Certainly that’s what Olson was teaching. And it’s worth mentioning
here because Ken Warren’s work over the past three decades, both as
editor and publisher of House Organ (an occasional magazine in which
some of these pieces first appeared) and as a freelance essayist and
critic outside academic writing, constitutes the sort of discipline,
dedication, and persistence which Poetry has demanded from him, not as
a maker of poems but as a friend, an ear, a receptive mind.”
- Albert Glover, editor of Letters for Origin, 1950—1956 by Charles
Olson, (Cape Goliard, 1969)
“Kenneth Warren thinks the world through the poetry of those poets who
have thought the world through their poetry. When working on Olson,
for instance, Warren travels every path opened by this multitentacled
explorer, and goes farther, with the poet, to the places he suggested
but pursued only in part. Warren is one of the few and great readers
of American poetry who accompanies poets on their missions and takes
their work to where their “sunflower wishes to go,” serving in this
way not just Poesy, but the regions Poesy herself aims for. Warren is
the philosopher-friend of poets who imagine the sublime, a fearless
companion who serves out their sentences with vigor, aplomb, and even
delight. He is a masochist, a poet, and a star.”
- Andrei Codrescu, author of Whatever Gets You Through the Night: a
Story of Sheherezade and the Arabian Entertainments (Princeton, 2011)
“If you have any interest in poetry, the poetry that matters, Ken
Warren’s Captain Poetry’s Sucker Punch needs to be your constant
companion. It is a critical examination of the past thirty years of
poetry ( plus some film & music), and it’s a language event in itself,
a poetic mirroring of the occasion for its writing of not only what’s
new but what’s news worthy. The list of writers, essential but too
often ignored, is impressive: Kerouac, Snyder, Corso, Wakoski, Acker,
Eshleman, Doubiago, Eigner, d. a. levy, Susan Howe, Hirschman, Oppen,
Tarn, as well as cultural figures like John Cage, Simone Weil, David
Lynch, Bo Diddley, and including the major revision of the Charles
Olson and Vincent Ferrini relationship, the importance of Jack Clarke,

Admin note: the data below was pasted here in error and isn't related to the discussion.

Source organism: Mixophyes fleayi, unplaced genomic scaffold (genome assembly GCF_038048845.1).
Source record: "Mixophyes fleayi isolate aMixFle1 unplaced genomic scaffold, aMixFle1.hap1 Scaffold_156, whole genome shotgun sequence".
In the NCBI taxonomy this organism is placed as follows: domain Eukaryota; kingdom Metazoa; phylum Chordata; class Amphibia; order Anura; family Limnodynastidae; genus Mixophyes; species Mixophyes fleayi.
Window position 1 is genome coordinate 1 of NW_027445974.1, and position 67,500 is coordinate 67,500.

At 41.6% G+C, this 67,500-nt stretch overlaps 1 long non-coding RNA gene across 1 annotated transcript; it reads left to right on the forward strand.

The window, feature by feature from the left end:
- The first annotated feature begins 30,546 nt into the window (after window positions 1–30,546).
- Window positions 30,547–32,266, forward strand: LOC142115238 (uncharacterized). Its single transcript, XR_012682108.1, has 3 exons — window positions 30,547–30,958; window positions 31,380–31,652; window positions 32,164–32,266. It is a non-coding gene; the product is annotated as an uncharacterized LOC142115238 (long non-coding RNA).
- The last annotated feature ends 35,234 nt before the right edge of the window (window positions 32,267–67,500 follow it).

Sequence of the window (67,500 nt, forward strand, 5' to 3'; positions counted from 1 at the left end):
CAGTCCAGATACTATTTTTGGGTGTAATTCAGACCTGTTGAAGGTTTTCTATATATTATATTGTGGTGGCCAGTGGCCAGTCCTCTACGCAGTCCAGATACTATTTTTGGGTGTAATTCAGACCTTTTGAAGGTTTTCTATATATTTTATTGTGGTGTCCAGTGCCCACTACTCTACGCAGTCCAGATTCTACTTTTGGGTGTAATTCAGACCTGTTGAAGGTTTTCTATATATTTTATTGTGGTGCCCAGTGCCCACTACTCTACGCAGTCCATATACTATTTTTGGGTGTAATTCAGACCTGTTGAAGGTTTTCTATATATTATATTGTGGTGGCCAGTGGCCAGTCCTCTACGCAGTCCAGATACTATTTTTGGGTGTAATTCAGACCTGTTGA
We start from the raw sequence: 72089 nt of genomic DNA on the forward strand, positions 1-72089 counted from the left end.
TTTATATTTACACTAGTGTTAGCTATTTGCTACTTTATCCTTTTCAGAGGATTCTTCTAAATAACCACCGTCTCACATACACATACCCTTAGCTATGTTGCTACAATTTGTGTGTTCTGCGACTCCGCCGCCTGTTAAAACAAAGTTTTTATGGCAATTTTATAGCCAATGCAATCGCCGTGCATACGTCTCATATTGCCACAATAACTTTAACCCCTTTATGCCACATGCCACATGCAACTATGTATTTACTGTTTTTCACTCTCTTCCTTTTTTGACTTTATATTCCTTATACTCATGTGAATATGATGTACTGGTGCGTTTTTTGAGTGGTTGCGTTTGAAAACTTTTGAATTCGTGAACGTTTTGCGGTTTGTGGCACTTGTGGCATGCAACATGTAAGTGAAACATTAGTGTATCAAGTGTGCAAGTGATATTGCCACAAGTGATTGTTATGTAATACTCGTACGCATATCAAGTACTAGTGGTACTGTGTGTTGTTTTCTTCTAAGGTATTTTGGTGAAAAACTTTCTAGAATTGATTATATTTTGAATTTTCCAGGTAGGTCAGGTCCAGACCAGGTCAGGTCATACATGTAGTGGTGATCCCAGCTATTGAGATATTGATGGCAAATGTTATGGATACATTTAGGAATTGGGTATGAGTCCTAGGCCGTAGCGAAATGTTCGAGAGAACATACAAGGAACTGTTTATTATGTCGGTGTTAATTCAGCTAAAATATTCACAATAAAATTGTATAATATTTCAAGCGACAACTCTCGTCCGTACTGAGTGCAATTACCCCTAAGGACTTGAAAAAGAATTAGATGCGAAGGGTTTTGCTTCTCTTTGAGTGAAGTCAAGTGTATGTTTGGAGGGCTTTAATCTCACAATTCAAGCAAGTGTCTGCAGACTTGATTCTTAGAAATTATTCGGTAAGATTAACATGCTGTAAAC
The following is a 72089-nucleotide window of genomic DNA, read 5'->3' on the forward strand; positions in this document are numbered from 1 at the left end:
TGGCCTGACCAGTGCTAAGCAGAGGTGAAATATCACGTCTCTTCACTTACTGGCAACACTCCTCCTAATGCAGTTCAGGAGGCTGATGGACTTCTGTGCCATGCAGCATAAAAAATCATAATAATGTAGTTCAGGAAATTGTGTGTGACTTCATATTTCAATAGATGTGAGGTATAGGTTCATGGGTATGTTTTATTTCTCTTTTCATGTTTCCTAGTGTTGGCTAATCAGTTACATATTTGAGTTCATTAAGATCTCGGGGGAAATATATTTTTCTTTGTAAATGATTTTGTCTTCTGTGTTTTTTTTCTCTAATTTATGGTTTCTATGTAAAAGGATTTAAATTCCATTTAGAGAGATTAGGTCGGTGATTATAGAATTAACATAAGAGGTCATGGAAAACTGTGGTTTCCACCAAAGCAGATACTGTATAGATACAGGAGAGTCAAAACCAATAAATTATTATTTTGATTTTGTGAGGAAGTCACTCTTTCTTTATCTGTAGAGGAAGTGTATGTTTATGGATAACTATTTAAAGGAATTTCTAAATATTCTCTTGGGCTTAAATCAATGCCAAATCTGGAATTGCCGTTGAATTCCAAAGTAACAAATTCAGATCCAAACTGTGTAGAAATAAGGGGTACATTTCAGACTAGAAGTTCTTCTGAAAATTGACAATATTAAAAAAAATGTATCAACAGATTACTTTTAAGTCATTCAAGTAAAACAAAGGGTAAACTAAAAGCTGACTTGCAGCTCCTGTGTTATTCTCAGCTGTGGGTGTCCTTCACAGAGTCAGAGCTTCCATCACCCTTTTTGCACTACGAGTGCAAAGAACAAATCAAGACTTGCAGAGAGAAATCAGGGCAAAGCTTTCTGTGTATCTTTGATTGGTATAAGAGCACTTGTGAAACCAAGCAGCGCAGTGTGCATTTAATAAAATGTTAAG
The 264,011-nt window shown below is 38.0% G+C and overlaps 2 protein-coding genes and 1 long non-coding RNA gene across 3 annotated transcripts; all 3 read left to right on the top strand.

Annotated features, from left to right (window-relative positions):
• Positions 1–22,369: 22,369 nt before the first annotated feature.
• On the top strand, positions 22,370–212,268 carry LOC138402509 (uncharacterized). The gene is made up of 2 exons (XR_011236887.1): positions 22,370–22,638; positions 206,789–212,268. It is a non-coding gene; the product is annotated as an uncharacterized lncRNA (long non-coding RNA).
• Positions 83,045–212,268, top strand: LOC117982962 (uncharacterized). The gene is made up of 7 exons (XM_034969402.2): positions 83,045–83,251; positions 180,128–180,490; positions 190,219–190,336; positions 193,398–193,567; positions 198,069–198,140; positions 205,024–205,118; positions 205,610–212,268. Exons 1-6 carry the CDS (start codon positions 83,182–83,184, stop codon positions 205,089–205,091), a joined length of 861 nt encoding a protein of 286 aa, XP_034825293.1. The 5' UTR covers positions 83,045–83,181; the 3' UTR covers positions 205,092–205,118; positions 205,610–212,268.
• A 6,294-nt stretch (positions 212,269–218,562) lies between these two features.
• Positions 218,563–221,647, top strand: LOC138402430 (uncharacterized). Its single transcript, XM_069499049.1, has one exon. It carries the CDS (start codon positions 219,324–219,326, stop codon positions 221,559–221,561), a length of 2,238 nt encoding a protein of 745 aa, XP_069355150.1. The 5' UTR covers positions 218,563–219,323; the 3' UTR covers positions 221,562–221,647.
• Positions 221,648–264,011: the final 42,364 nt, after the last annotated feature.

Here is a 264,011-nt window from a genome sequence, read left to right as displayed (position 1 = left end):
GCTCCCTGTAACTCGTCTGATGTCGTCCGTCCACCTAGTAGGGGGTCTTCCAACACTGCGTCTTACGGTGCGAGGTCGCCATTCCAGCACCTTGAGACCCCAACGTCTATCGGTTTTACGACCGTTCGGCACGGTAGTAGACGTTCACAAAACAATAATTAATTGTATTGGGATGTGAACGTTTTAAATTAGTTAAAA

teacher, scholar, poet, all set in the human context (the Homeric
subtitle) that makes even the archaic contemporary.”
- Joe Napora, author of Sentences and Bills—1917 (Wind, 2011)
“If Kafka is correct, when he says that impatience is mankind’s worst
sin, then the high accomplishment of Captain Poetry’s Sucker Punch can
be taken as a lesson in virtue. The divine madness that stirs at the
surface of these pages, written across a span of thirty years, recalls
Coltrane’s intent “to start in the middle… and move both directions at
once.” Here, those directions point to Olson, on one end, and to Jack
Clarke (the author’s teacher at Buffalo, along with Bob Creeley), on
the other. More than an extraordinary taikyoku that reviews certain
“avant-garde” trends in American writing—from Reagan to the Tea
Party—the present collection, arranged in a-chronological sequence and
organized along a fourfold axis, shows a mind in the process of
self-discovery—at the intersection (“hole”) of what Henry Corbin, in
his writing on Ismaili gnosis, has described as linear (“Punk”) time
and cyclical (“Homeric”) time. The effect is like reading Jung’s
recently (re-)published Red Book, and finding echoes in it of Pere
Ubu’s Datapanik in the Year Zero.”
- André Spears, author of Fragments from Mu (A Sequel) (First Intensity, 2007)
Born in New York City in 1953, Kenneth Warren is the editor of House Organ, a quarterly letter of poetry and prose. His two collections of poetry are Rock/the Boat: Book One (Oasis Press, 1998) and The Wandering Boy (Flo Press, 1979).
· Paperback: 460 pages $16
· Binding: Perfect-Bound?
· Publisher: BlazeVOX
· ISBN: 978-1-60964-063-7
I’ll have more to say about my close friend’s hot-off-the-presses opus after I wander through its lands.
The function of active imagination in Analytical Psychology provides intuitive impetus for my artistic representation of persons qualified to be those with whom I have acquired a lot of shared soulful experience. Ken qualifies. Here’s his symbolic totem.